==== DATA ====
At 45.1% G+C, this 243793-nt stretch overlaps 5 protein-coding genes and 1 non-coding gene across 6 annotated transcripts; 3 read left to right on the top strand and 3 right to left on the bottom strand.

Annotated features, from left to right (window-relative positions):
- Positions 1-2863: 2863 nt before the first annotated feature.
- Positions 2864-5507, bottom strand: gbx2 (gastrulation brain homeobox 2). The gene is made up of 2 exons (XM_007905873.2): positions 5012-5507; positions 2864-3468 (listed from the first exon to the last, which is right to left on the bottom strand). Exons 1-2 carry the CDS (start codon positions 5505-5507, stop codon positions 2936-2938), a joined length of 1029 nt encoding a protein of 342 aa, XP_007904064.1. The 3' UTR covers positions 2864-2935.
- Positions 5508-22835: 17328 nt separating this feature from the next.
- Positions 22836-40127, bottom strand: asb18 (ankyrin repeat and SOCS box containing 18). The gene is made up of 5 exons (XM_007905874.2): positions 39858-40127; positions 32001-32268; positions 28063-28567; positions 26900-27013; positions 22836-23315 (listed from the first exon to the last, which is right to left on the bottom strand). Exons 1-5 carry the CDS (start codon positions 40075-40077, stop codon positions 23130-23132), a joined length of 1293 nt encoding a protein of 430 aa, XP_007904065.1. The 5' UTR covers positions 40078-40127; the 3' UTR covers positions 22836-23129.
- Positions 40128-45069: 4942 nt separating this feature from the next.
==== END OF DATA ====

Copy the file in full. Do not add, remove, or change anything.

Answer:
At 45.1% G+C, this 243793-nt stretch overlaps 5 protein-coding genes and 1 non-coding gene across 6 annotated transcripts; 3 read left to right on the top strand and 3 right to left on the bottom strand.

Annotated features, from left to right (window-relative positions):
- Positions 1-2863: 2863 nt before the first annotated feature.
- Positions 2864-5507, bottom strand: gbx2 (gastrulation brain homeobox 2). The gene is made up of 2 exons (XM_007905873.2): positions 5012-5507; positions 2864-3468 (listed from the first exon to the last, which is right to left on the bottom strand). Exons 1-2 carry the CDS (start codon positions 5505-5507, stop codon positions 2936-2938), a joined length of 1029 nt encoding a protein of 342 aa, XP_007904064.1. The 3' UTR covers positions 2864-2935.
- Positions 5508-22835: 17328 nt separating this feature from the next.
- Positions 22836-40127, bottom strand: asb18 (ankyrin repeat and SOCS box containing 18). The gene is made up of 5 exons (XM_007905874.2): positions 39858-40127; positions 32001-32268; positions 28063-28567; positions 26900-27013; positions 22836-23315 (listed from the first exon to the last, which is right to left on the bottom strand). Exons 1-5 carry the CDS (start codon positions 40075-40077, stop codon positions 23130-23132), a joined length of 1293 nt encoding a protein of 430 aa, XP_007904065.1. The 5' UTR covers positions 40078-40127; the 3' UTR covers positions 22836-23129.
- Positions 40128-45069: 4942 nt separating this feature from the next.